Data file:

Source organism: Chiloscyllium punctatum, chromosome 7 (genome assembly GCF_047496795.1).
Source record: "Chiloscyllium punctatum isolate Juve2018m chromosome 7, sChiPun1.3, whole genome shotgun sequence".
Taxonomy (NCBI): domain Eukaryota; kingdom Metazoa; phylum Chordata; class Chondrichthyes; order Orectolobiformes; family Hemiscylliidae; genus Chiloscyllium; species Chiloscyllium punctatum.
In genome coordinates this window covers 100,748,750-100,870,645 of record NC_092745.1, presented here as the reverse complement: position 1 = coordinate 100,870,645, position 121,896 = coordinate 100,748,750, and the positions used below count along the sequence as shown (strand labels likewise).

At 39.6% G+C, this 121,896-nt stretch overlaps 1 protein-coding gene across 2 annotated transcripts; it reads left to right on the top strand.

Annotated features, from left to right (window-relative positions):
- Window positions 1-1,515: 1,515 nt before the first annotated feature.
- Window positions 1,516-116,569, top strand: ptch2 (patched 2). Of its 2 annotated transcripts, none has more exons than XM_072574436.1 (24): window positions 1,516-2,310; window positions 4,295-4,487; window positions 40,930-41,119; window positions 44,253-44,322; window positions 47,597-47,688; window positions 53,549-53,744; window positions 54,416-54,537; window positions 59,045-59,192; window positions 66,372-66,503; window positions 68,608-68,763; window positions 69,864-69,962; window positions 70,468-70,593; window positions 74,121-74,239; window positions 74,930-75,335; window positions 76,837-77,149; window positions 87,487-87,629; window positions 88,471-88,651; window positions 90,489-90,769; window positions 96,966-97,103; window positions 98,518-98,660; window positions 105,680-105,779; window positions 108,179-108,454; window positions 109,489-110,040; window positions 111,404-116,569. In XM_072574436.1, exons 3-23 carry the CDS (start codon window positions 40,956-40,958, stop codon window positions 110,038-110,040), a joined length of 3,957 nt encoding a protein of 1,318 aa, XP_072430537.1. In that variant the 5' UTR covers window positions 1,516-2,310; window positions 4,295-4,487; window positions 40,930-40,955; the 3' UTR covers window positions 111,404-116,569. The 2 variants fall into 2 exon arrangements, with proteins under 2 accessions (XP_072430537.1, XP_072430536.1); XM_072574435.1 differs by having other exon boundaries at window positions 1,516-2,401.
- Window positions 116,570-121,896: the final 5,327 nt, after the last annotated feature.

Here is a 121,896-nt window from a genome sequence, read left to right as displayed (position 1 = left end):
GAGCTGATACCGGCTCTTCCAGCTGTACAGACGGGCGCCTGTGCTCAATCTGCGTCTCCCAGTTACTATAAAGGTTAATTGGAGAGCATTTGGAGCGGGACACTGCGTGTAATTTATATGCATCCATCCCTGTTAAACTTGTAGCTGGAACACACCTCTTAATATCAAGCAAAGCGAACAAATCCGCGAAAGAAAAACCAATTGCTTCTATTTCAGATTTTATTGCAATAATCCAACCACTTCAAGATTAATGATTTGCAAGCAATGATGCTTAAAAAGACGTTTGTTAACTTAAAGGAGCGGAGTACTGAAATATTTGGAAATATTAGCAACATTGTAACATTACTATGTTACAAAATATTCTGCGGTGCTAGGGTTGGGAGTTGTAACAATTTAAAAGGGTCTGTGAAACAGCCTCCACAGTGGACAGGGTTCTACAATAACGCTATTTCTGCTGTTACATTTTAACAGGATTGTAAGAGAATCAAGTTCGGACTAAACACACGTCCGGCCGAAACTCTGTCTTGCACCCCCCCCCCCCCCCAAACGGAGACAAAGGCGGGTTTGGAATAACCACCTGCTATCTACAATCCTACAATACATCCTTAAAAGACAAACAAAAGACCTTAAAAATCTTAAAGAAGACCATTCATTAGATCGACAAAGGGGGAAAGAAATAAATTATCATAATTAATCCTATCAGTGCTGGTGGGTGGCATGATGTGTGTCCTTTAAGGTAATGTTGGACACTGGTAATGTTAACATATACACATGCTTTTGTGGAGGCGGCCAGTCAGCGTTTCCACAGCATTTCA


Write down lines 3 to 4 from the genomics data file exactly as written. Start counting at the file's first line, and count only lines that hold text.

Taxonomy (NCBI): domain Eukaryota; kingdom Metazoa; phylum Chordata; class Chondrichthyes; order Orectolobiformes; family Hemiscylliidae; genus Chiloscyllium; species Chiloscyllium punctatum.
In genome coordinates this window covers 100,748,750-100,870,645 of record NC_092745.1, presented here as the reverse complement: position 1 = coordinate 100,870,645, position 121,896 = coordinate 100,748,750, and the positions used below count along the sequence as shown (strand labels likewise).